How to claim it: A declaration on form 10-BA that he is paying rent is required to be filed by the taxpayer.

POLITICAL CONTRIBUTIONS
It actually pays to have political leanings and contribute to your favoured party. You can claim deduction for the amount chipped in, provided the payment was made through a cheque and you have a receipt for it.

Who is eligible? Any resident individual can claim this deduction. The contribution should have been to a recognised party.

Deduction: Under Section 80GGC, you are eligible to claim full deduction for the amount given to a recognised political party.

How to claim it: A stamped receipt from the political party is proof of the contribution.

EDUCATION LOAN
The rising cost of higher education, especially professional courses, is rued by all. The tax department doesn’t stop at bemoaning the rising fees; it offers practical help. A loan taken for higher education is eligible for a deduction. In the highest tax slab, this reduces the cost of the borrowing significantly.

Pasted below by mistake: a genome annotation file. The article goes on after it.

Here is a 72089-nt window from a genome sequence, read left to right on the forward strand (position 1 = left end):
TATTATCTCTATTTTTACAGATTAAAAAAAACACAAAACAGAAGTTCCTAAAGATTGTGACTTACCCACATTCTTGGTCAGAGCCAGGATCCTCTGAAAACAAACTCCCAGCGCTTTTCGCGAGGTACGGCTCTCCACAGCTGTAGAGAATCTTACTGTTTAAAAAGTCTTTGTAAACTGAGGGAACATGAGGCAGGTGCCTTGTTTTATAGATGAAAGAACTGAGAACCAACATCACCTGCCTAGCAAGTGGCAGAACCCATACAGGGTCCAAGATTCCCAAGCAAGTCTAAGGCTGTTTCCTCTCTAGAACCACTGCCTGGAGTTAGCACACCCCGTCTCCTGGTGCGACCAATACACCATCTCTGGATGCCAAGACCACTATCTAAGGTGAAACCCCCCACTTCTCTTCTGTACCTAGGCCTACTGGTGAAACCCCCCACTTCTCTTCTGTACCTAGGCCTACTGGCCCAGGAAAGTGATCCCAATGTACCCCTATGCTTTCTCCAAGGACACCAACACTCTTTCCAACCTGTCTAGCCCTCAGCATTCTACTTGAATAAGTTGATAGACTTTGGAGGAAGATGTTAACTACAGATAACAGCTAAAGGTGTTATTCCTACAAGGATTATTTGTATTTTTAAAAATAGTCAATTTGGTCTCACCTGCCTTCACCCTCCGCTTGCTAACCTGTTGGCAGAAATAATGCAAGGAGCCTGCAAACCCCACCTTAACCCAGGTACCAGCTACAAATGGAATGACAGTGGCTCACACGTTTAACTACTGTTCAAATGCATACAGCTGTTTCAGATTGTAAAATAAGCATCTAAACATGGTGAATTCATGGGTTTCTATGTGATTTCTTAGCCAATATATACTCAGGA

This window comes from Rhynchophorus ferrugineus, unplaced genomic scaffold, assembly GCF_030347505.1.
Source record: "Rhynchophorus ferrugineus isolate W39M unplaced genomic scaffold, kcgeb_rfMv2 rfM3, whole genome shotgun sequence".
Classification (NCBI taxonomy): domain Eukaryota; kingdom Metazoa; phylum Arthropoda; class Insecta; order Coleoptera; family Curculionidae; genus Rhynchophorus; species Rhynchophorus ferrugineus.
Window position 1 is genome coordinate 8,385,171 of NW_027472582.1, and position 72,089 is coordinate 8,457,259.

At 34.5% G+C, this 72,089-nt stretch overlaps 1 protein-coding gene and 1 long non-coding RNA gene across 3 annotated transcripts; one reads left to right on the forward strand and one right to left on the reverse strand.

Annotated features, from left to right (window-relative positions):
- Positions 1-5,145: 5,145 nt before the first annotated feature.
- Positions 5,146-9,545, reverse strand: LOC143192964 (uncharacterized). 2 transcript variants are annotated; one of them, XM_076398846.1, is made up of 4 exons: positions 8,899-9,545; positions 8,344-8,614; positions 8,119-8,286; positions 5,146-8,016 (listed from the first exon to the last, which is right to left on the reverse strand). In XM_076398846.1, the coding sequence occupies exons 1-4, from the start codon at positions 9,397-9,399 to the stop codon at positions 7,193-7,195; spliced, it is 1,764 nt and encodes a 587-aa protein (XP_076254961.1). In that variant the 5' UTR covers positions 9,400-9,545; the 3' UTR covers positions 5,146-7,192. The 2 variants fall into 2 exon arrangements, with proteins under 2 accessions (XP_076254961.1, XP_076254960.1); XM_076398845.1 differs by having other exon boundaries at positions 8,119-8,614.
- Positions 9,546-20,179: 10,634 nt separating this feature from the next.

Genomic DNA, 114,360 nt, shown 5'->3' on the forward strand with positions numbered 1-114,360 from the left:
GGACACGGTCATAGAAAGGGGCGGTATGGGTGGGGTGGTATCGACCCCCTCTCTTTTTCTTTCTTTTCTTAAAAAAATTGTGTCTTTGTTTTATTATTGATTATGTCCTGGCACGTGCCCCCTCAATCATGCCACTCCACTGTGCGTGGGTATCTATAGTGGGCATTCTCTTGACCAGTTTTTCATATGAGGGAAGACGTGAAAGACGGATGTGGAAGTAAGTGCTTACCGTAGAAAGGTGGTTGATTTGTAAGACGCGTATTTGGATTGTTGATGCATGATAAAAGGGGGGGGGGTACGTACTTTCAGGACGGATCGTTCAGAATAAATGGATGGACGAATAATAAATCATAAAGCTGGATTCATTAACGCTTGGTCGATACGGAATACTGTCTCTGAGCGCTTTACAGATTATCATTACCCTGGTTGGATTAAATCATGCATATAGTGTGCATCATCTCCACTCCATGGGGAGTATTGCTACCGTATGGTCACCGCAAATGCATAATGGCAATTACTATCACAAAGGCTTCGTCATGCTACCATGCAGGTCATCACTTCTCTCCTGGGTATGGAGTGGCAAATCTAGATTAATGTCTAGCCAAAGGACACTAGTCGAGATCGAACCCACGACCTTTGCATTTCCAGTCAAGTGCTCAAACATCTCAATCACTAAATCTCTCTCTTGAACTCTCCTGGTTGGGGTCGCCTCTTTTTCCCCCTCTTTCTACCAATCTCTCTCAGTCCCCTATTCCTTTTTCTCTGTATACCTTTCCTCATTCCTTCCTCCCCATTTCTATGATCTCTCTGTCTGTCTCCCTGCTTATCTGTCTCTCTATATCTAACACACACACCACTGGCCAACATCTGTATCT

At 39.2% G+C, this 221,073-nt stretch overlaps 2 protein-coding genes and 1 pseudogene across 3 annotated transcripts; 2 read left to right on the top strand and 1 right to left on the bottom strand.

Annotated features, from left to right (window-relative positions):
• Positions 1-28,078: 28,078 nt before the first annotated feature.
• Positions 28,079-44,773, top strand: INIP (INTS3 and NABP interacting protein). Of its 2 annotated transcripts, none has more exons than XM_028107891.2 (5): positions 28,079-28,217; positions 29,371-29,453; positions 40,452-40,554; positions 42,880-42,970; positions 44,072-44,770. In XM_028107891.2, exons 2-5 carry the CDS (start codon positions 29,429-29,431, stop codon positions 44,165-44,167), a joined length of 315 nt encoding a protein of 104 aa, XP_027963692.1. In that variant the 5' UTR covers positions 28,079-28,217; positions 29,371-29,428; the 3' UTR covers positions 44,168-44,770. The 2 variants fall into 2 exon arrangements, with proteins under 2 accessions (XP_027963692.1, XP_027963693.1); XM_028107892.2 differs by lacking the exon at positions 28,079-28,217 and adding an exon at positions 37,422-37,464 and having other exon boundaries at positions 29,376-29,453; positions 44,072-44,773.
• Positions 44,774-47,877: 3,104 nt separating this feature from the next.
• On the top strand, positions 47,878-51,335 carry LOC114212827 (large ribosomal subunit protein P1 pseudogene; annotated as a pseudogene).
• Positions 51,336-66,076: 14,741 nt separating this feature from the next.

Who is eligible? Only loans taken for full-time graduate or post graduate courses in engineering, medicine and management, or for post graduate courses in applied pure sciences (including mathematics and statistics) from a recognised institution are eligible for this benefit. The loan should have been taken for yourself, your spouse or your children. A loan taken for siblings and other relatives will not qualify for deduction. Similarly, loans for part-time courses won’t get you any deduction. Also, the loan should have been taken from a recognised financial institution; those from employers or individuals do not count.